Archive for the ‘accessability’ Category

Morality is in the Gutter

June 7, 2011

The agreements between companies and their outside developers are stringent. Apple for example have often been criticised for the extension of their own secrecy policy to the terms of agreement in their developer programmes. This topic has again been unearthed this week with the announcements at WWDC.

I’m all for people testing. I also get excited when sites like mac Rumours talk about things but I treat them as merely rumours.

I personally know several individuals on the developer scheme and while most of them stick to the non disclosure policy, I’ve seen several who are outright breaking it.

Today it was released that there’s a “backdoor” to get iOs5 through a security leak and my favourite thing I’ve heard is that blind people must get it to ensure it activates.

I seriously roll my eyes at that. There are several blind individuals on the developer programme and if iOS doesn’t activate, they’ll let Apple know the “right way”.

I have to say, this self righteous attitude that we can break rules just to suit ourselves in the blind community is shoddy and needs to stop. You cannot have it all ways. Expect to be treated equally and then put yourself above the rules by flinging the blind card everywhere for the world to see when it suits you; hypocritical, methinks?

I am not saying sighted people or others with different disabilities are not breaching the terms of use and that is also wrong but do not use “the blind card” to justify your piracy.

To the developers who are VI and are testing both Lion and iOS5 while sticking to you’re binding agreement, I applaud you for both. Because you are testing and reporting back to Apple, you are doing the rest of us a service.

Was I tempted? Sure! If we can get something for nothing, most of us are but I will not get either Lion or iOs5 until I can purchase Lion and update my iOS devices in iTunes.

It seems mighty unfair that people who have shed out money to test to give what I I hope is constructive feedback to Apple are being tarnished with a brush by selfish and arrogant individuals determined to get their own way because they can.

I know I’m stepping onto moral high ground but seems the level of morality is in a ditch for most people these days. All I can say to those doing the backdoor way, just know, if it blows up in your face neither Apple nor your phone company will give a damn. I suspect developers and anyone on their account has cover via some reference number and that is fine but just know you are not covered under this unorthodox method.

If I was a developer, I may test and who knows, one day that may happen. With the next version of the Mac OS I might enter into the development programme as I have a spare mac at home now to test on but it wouldn’t be so I could blog about features.

The iPad is Coming! the iPad is coming!

May 7, 2010

The iPad is coming! The iPad is coming!

Apple today announced today, 7TH May 2010 that the iPad is being rolled out to Australia, Canada, the UK, Spain, france, Germany, Italy, Japan and switzerland on 28TH May. So far, UK pricing has been released as follows:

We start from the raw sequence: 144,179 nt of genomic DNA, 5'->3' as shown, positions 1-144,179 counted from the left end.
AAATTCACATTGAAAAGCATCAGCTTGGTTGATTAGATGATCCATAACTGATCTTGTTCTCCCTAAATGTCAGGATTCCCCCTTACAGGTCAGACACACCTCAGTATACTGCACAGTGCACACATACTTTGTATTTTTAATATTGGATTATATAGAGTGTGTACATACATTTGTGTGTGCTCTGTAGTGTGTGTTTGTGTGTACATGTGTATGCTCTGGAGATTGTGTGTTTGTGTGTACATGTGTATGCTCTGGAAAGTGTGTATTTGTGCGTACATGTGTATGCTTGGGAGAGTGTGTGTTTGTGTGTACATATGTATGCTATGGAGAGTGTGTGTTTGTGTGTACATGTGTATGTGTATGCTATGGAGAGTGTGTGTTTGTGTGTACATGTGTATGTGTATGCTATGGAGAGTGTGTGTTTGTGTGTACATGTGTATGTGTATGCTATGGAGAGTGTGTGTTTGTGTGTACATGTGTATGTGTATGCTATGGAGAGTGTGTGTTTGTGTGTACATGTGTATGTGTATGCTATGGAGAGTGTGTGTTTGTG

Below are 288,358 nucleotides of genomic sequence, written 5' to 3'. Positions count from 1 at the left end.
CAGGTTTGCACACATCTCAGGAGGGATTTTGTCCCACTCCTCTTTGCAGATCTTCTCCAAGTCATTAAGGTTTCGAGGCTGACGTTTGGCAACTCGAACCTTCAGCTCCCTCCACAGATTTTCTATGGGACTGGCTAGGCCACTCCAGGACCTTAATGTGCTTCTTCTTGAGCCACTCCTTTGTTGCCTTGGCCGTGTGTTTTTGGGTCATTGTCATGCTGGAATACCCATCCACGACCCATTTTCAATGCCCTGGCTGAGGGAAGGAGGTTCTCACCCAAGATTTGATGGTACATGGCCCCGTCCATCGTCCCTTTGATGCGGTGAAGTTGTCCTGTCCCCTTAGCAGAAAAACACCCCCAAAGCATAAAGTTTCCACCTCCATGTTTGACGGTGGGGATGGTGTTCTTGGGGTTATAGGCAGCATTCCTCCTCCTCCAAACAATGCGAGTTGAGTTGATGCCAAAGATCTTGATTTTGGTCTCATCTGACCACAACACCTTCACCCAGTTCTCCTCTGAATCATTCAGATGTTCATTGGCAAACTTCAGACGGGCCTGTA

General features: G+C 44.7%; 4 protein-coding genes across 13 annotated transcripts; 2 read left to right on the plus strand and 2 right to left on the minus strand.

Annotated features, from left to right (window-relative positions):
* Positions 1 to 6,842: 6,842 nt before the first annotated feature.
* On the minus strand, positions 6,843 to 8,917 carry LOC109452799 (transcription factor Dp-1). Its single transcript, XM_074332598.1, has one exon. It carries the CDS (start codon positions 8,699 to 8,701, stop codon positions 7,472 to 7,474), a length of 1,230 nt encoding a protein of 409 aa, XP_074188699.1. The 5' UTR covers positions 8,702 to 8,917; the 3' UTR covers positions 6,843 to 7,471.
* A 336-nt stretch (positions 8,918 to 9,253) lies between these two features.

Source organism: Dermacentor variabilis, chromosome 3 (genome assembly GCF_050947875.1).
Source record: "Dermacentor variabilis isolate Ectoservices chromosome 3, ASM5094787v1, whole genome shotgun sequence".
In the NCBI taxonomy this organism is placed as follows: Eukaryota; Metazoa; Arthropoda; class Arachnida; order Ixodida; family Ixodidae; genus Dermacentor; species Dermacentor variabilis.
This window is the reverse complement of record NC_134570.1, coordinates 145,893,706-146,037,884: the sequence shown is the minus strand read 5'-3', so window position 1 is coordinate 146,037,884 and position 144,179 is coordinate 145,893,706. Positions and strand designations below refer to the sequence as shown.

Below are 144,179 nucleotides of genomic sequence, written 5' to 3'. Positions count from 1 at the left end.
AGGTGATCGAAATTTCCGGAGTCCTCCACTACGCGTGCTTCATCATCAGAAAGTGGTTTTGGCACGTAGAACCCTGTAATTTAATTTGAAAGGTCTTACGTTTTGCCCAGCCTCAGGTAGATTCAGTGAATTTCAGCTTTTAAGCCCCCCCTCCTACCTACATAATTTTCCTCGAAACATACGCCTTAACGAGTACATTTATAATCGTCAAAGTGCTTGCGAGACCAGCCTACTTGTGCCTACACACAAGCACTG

Wifi 16 gig, £429
Wifi 32 Gig, £499
Wifi 64 Gig, £599
Wifi + 3G, £529
Wifi + 3G, £599
Wifi + 3G, £699
All prices include VAT and can be pre-ordered 10TH May with apple. all models can be bought through Apple’s online store or their retail stores and through selective third party retailers.

The iBooks app will also be released in these countries on the same day but release dates, pricing for other countries is expected in July.

So finally we have a date. Now the choice is in your hands, if to buy, which model do you get your eager hands on?

Opening The Door with Apple’s IPad?

April 1, 2010

With the launch of Apple’s next big thing on the US horizon, it is hard to escape the many articles either reviewing or speculating about the IPad.

When it was announced back in January that the IPad, otherwise known as the much anticipated Apple Tablet, rumours began to fly about all kinds of things. For those of us interested in the accessibility, Apple did not fail to deliver, including the much loved and used voice over feature on the IPad.

Since its introduction last June, the voice over feature on the IPhone and IPod Touch consequently in september, has enabled thousands of visually impaired users to utilise the products as freely as their sighted counterparts with no extra cost. Despite everyone being uncertain whether it would be introduced last year, it has possibly become an assumption that Apple would not leave out this excellent, innovative feature. And even as the IPad was launched, we soon learned that voice over was indeed featured on there too.

However, questions began to rise in conjunction with a new Apple store launching and what it would mean for the visually impaired and dyslexic users of the IPad and its technology. IBooks promise to potentially open up doors never as open as before. As true that there are organisations in many countries around the world that offer merely a fragment of printed materials in alternative formats, the amount of that content available compared to the general market is miniscule.

Enter the IPad

At launch, this product seemed as though it could be the answer to many avid readers’ dreams. Especially those with a “print impairment”. If the voice over stretched to the IBooks feature at least. However, anyone who has been around this debate for the last year or so, will know that there has been many fights about whether Text to speech is actually a violation of audio copyright.